mortgage application

How your online info can scare banks away

AdobeStock_102029688 copy.jpg

We might be connected better than ever thanks to the Internet, but this excess of information isn’t all good news when it comes to finance and property.

 

A quick Google of myself and my home address discovered this about me:

  • Where I last went on holiday
  • The companies of which I am a shareholder and director of
  • My last marathon time
  • A lot about my business and who I work with
  • An estimate of what my house would rent for
  • That I write lots of awesome blog posts(!?)
  • A YouTube video of me
  • A bunch of work photos
  • My estimated house value
  • My neighbour’s estimated house value
  • My credit score

 

There is some helpful stuff here, but also some stark finance-related privacy concerns. Here are a few thoughts …

 

Credit scores

In business and when it comes to trying to get a mortgage or secure credit of any kind (from getting a power account, to renting a home or getting a couch on HP) your credit score matters. Your credit score is something to take seriously and protect carefully. 

 

Here’s my advice: Pay now and argue it later. A clean credit score matters more than a $100 phone bill or gym membership dispute. Furthermore, companies are now reporting to credit agencies if you pay your bills on time. So, if you are considering applying for credit, be sure to keep those bill payments rolling through on time.

 

Where I went on holiday

Mental note, change my privacy settings on Facebook.

 

What my house will sell for

In my work, I deal with lots of real estate agents and from them I have heard some of the dangers of relying on estimates of house prices/values. 

 

Although it is kind of fun to know what your (or your neighbour’s house) is worth, it is a pretty broad estimate, based on comparable sales, that a computer algorithm works out. It is pretty clever, but of course it hasn’t viewed the condition of your property or your neighbour’s or the state of comparable sales or the way your place soaks up the sun or grows mould and so on and so on.

 

These “smart predictors” can lead to false expectations by all parties (buyers and sellers of property), so do take these figures with a grain of salt. And I would make the same comments about the newly launched online rental appraisals that are now popping up.

 

If I can find out the above about me, so can you … and all my clients, colleagues, family and friends. An awesome opportunity and a sobering thought.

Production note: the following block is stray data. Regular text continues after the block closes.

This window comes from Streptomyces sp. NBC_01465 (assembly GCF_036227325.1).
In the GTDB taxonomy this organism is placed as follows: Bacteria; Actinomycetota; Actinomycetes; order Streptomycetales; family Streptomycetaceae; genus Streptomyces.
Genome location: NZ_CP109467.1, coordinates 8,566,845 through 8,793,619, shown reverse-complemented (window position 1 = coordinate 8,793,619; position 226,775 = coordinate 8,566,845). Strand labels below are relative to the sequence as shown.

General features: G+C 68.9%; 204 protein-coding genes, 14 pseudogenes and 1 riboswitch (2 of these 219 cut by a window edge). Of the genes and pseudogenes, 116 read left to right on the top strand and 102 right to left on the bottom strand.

Brendon Ojala is a Registered Financial Adviser with Velocity Financial. No investment decision should be taken based on the information in this blog alone. A disclosure statement is available free of charge upon request.

 

 

Two Big Shifts in Banks’ Lending

We’ve talked recently about how the banks are tightening the screws of their lending. Here are two recent changes that are creating increasing challenges for borrowers:

 

BANKS ARE CHECKING THE SMALL STUFF

More than ever, banks are going through our applications with a fine-tooth comb. They want to make sure that full-expense budgets have been completed and that these align with bank statements. As an example, we have had deals declined because of two or three unarranged overdraft fees on bank statements.

 

On a similar note, banks want confirmation of where your deposit has come from. So having $30,000 show up in one lump sum into a bank account will raise some questions. The origin of these funds needs to be verified. This has always been the case but our observation is that banks are becoming more particular about these smaller points at the moment.

 

IF IT’S NOT PLAIN VANILLA, THEY’RE NOT INTERESTED

There is no real appetite from banks to do deals that are outside the ordinary—they’re passing up Goody Goody Gum Drops in favour of boring old vanilla.

 

Within banks right now, it seems the credit department is winning over the sales department. They are more concerned about protection and bracing themselves for the uncertainty of the future rather than growing their customers numbers.

 

So, if you are a standard customer with a 20 per cent saved deposit on a good PAYE income, certainly there is no problem getting money. However, if your income is variable, if you are new to business or if the house is out of the ordinary, there are more questions and more challenges being raised by the banks.

 

As always, we will keep you posted with the latest changes. It is our job to stay on top of what the banks are doing so that we are able to provide the best possible advise and mortgage solutions for our clients.

 

Don't hesitate to run your scenario past us if that would be helpful

 

 

Brendon Ojala is a Registered Financial Adviser with Velocity Financial. No investment decision should be taken based on the information in this blog alone. A disclosure statement is available free of charge upon request.